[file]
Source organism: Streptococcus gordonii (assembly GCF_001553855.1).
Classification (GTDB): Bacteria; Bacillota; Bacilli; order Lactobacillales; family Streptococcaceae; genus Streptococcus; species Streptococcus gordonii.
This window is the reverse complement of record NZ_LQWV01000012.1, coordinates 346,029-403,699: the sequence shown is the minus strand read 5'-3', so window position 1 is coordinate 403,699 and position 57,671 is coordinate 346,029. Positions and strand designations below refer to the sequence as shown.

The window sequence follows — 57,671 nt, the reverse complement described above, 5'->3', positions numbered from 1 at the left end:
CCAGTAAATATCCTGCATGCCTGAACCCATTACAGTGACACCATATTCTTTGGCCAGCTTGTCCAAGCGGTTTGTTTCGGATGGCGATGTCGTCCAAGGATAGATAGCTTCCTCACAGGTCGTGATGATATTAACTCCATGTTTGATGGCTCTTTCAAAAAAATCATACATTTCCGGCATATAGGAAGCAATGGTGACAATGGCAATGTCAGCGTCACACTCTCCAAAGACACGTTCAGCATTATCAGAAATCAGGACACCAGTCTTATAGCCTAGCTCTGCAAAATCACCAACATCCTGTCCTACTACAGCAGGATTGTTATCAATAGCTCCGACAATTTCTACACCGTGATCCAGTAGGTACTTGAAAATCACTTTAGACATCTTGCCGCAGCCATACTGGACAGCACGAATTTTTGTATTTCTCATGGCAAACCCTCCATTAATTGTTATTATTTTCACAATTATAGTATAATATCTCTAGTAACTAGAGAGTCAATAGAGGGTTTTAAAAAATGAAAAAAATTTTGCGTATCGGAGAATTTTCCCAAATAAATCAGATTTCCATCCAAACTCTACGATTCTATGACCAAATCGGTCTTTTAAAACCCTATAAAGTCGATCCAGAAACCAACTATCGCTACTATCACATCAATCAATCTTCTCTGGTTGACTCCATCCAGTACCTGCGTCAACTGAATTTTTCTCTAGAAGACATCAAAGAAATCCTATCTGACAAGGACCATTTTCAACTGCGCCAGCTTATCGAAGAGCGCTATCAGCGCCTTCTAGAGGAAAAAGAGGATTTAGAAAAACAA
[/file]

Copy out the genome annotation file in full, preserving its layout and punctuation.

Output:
Source organism: Streptococcus gordonii (assembly GCF_001553855.1).
Classification (GTDB): Bacteria; Bacillota; Bacilli; order Lactobacillales; family Streptococcaceae; genus Streptococcus; species Streptococcus gordonii.
This window is the reverse complement of record NZ_LQWV01000012.1, coordinates 346,029-403,699: the sequence shown is the minus strand read 5'-3', so window position 1 is coordinate 403,699 and position 57,671 is coordinate 346,029. Positions and strand designations below refer to the sequence as shown.

The window sequence follows — 57,671 nt, the reverse complement described above, 5'->3', positions numbered from 1 at the left end:
CCAGTAAATATCCTGCATGCCTGAACCCATTACAGTGACACCATATTCTTTGGCCAGCTTGTCCAAGCGGTTTGTTTCGGATGGCGATGTCGTCCAAGGATAGATAGCTTCCTCACAGGTCGTGATGATATTAACTCCATGTTTGATGGCTCTTTCAAAAAAATCATACATTTCCGGCATATAGGAAGCAATGGTGACAATGGCAATGTCAGCGTCACACTCTCCAAAGACACGTTCAGCATTATCAGAAATCAGGACACCAGTCTTATAGCCTAGCTCTGCAAAATCACCAACATCCTGTCCTACTACAGCAGGATTGTTATCAATAGCTCCGACAATTTCTACACCGTGATCCAGTAGGTACTTGAAAATCACTTTAGACATCTTGCCGCAGCCATACTGGACAGCACGAATTTTTGTATTTCTCATGGCAAACCCTCCATTAATTGTTATTATTTTCACAATTATAGTATAATATCTCTAGTAACTAGAGAGTCAATAGAGGGTTTTAAAAAATGAAAAAAATTTTGCGTATCGGAGAATTTTCCCAAATAAATCAGATTTCCATCCAAACTCTACGATTCTATGACCAAATCGGTCTTTTAAAACCCTATAAAGTCGATCCAGAAACCAACTATCGCTACTATCACATCAATCAATCTTCTCTGGTTGACTCCATCCAGTACCTGCGTCAACTGAATTTTTCTCTAGAAGACATCAAAGAAATCCTATCTGACAAGGACCATTTTCAACTGCGCCAGCTTATCGAAGAGCGCTATCAGCGCCTTCTAGAGGAAAAAGAGGATTTAGAAAAACAA